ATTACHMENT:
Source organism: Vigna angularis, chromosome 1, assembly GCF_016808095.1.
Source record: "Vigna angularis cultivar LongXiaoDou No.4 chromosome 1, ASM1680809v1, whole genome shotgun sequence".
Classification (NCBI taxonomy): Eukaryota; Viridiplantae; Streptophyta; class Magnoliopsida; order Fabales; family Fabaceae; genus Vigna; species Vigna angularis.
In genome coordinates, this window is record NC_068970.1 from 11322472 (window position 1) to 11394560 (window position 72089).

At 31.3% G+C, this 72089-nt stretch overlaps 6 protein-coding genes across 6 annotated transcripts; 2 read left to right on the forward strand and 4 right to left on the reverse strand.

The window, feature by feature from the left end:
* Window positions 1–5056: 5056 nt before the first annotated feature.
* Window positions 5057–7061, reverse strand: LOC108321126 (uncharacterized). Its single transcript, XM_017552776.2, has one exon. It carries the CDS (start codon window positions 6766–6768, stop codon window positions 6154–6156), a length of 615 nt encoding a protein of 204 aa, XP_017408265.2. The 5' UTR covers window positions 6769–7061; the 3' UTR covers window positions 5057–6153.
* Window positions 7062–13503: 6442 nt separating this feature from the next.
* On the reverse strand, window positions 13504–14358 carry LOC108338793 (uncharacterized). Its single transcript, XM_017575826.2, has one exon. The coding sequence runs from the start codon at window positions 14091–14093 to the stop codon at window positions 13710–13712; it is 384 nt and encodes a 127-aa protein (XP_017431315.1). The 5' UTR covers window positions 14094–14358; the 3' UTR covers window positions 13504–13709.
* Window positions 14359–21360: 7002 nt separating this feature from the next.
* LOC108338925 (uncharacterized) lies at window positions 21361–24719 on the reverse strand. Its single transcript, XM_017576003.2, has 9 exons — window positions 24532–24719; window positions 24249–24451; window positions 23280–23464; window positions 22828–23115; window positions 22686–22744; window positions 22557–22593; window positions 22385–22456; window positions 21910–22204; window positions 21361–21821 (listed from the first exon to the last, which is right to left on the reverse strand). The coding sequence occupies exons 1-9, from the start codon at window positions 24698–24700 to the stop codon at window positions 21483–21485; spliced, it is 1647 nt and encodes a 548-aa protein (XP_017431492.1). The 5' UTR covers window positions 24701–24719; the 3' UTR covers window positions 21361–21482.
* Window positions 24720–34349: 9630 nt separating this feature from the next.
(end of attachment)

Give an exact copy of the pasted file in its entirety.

Source organism: Vigna angularis, chromosome 1, assembly GCF_016808095.1.
Source record: "Vigna angularis cultivar LongXiaoDou No.4 chromosome 1, ASM1680809v1, whole genome shotgun sequence".
Classification (NCBI taxonomy): Eukaryota; Viridiplantae; Streptophyta; class Magnoliopsida; order Fabales; family Fabaceae; genus Vigna; species Vigna angularis.
In genome coordinates, this window is record NC_068970.1 from 11322472 (window position 1) to 11394560 (window position 72089).

At 31.3% G+C, this 72089-nt stretch overlaps 6 protein-coding genes across 6 annotated transcripts; 2 read left to right on the forward strand and 4 right to left on the reverse strand.

The window, feature by feature from the left end:
* Window positions 1–5056: 5056 nt before the first annotated feature.
* Window positions 5057–7061, reverse strand: LOC108321126 (uncharacterized). Its single transcript, XM_017552776.2, has one exon. It carries the CDS (start codon window positions 6766–6768, stop codon window positions 6154–6156), a length of 615 nt encoding a protein of 204 aa, XP_017408265.2. The 5' UTR covers window positions 6769–7061; the 3' UTR covers window positions 5057–6153.
* Window positions 7062–13503: 6442 nt separating this feature from the next.
* On the reverse strand, window positions 13504–14358 carry LOC108338793 (uncharacterized). Its single transcript, XM_017575826.2, has one exon. The coding sequence runs from the start codon at window positions 14091–14093 to the stop codon at window positions 13710–13712; it is 384 nt and encodes a 127-aa protein (XP_017431315.1). The 5' UTR covers window positions 14094–14358; the 3' UTR covers window positions 13504–13709.
* Window positions 14359–21360: 7002 nt separating this feature from the next.
* LOC108338925 (uncharacterized) lies at window positions 21361–24719 on the reverse strand. Its single transcript, XM_017576003.2, has 9 exons — window positions 24532–24719; window positions 24249–24451; window positions 23280–23464; window positions 22828–23115; window positions 22686–22744; window positions 22557–22593; window positions 22385–22456; window positions 21910–22204; window positions 21361–21821 (listed from the first exon to the last, which is right to left on the reverse strand). The coding sequence occupies exons 1-9, from the start codon at window positions 24698–24700 to the stop codon at window positions 21483–21485; spliced, it is 1647 nt and encodes a 548-aa protein (XP_017431492.1). The 5' UTR covers window positions 24701–24719; the 3' UTR covers window positions 21361–21482.
* Window positions 24720–34349: 9630 nt separating this feature from the next.